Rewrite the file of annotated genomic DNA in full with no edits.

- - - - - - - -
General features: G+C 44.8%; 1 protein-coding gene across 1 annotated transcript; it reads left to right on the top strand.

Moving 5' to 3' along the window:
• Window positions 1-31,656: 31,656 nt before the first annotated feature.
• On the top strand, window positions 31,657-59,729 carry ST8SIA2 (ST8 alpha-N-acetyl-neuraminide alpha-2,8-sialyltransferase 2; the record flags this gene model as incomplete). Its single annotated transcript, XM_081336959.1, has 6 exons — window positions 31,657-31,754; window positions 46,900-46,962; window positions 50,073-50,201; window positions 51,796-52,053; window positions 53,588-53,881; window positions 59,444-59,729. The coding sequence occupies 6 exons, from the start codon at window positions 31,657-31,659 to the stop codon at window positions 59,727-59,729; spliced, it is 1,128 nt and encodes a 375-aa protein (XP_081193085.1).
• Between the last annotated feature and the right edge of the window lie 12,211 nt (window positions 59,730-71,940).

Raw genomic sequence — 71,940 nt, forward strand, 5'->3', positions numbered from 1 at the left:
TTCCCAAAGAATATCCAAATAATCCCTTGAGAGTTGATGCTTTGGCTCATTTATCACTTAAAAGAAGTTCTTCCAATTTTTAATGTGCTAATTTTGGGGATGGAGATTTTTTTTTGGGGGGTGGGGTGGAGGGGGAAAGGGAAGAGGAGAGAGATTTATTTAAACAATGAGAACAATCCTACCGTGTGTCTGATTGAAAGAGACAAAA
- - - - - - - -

General features: G+C 44.8%; 1 protein-coding gene across 1 annotated transcript; it reads left to right on the top strand.

Moving 5' to 3' along the window:
• Window positions 1-31,656: 31,656 nt before the first annotated feature.
• On the top strand, window positions 31,657-59,729 carry ST8SIA2 (ST8 alpha-N-acetyl-neuraminide alpha-2,8-sialyltransferase 2; the record flags this gene model as incomplete). Its single annotated transcript, XM_081336959.1, has 6 exons — window positions 31,657-31,754; window positions 46,900-46,962; window positions 50,073-50,201; window positions 51,796-52,053; window positions 53,588-53,881; window positions 59,444-59,729. The coding sequence occupies 6 exons, from the start codon at window positions 31,657-31,659 to the stop codon at window positions 59,727-59,729; spliced, it is 1,128 nt and encodes a 375-aa protein (XP_081193085.1).
• Between the last annotated feature and the right edge of the window lie 12,211 nt (window positions 59,730-71,940).

Raw genomic sequence — 71,940 nt, forward strand, 5'->3', positions numbered from 1 at the left:
TTCCCAAAGAATATCCAAATAATCCCTTGAGAGTTGATGCTTTGGCTCATTTATCACTTAAAAGAAGTTCTTCCAATTTTTAATGTGCTAATTTTGGGGATGGAGATTTTTTTTTGGGGGGTGGGGTGGAGGGGGAAAGGGAAGAGGAGAGAGATTTATTTAAACAATGAGAACAATCCTACCGTGTGTCTGATTGAAAGAGACAAAA